What to do if I sold my house with an agreement to pay for the roof repairs to the buyers satisfaction?

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What to do if I sold my house with an agreement to pay for the roof repairs to the buyers satisfaction?

The roofer and I agreed to an amount and a date. I have a description of the job that was to be done. The roofer spoke with the buyer and came out on a different day when the buyer was home which was Saturday worked that day and Sunday asked for payment which the buyer gave him my cashiers check. Once the roofer left I was called by my agent who told me the roofer didn’t do the right job and the buyer was going to sue me. All the paperwork I signed said to the buyer’s satisfaction so with him paying him I would of assumed he was happy with the work sense he had a chance to check it right then and choose not to.

Asked on December 27, 2012 under Real Estate Law, Tennessee

Answers:

FreeAdvice Contributing Attorney / FreeAdvice Contributing Attorney

Answered 8 years ago | Contributor

Given what you have written about it seems that the buyer is trying to get money from you for the roof that you paid for which the buyer delivered the cashier's check to the roofer. Based upon what you have written it seems that the buyer was in fact satisfied given his release of the cashier's check to the roofer.

I would ask that your real estate agent get involved in the matter since the satisfaction wording should never have been written. Rather, the roof should have been repaired in accordance with acceptable roofing practices.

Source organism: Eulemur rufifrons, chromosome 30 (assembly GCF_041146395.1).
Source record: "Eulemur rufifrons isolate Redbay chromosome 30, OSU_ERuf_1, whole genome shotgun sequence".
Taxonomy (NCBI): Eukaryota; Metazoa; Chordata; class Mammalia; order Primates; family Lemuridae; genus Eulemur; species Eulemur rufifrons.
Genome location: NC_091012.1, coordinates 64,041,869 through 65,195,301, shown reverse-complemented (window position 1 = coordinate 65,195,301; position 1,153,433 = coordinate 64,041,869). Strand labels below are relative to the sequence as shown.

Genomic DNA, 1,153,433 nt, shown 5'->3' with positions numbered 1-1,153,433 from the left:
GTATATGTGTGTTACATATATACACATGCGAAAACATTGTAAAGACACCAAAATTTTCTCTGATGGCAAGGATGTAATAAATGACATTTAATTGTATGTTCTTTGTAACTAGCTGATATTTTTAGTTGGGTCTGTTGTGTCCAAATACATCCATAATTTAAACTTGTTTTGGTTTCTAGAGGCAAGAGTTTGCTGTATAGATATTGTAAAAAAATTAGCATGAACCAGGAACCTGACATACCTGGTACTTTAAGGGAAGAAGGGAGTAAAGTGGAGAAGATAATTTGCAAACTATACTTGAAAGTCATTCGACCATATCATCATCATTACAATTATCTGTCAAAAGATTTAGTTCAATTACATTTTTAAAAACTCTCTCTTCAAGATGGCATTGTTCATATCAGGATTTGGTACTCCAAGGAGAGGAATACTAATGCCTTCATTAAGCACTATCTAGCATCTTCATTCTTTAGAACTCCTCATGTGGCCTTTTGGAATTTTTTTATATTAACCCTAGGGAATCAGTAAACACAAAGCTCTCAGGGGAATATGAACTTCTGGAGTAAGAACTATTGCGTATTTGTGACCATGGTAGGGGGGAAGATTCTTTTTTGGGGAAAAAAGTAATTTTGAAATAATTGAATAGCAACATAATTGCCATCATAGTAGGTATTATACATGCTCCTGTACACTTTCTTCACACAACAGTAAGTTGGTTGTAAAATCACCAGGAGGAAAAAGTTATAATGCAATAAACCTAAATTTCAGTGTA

SJZ, Member, New York Bar / FreeAdvice Contributing Attorney

Answered 8 years ago | Contributor

Unfortunately, "buyer's satisfaction" does not by itself 1) require the buyer to look into problems before paying over your cashier check and 2) does not even require the buyer to be reasonable--that is, maybe the roofer did a commercially acceptable job, but the buyer is expecting the quality work you see nationally known contractors do on HGTV. While the buyer would still be bound by the covenant of good faith and fair dealing--the obligation, imposed on all parties to contracts by the law, that they not unreasonably try to deprive the other party of the benefit of the agreement--the nature of the agreement you came to does give the buyer latitude to sue you, especially if problems were discovered after the roofer left or if there is anything that could have been done better.

You may wish to try to settle: get something in writing outlining exactly what the buyer's concerns are, then draft (and get him to sign) a new agreement stating that if those problems are corrected, the roof will be deemed fixed properly--as an alternative to potentially being involved in litigation.

In the future, do not enter into agreements like this, that give so much power to the other side.


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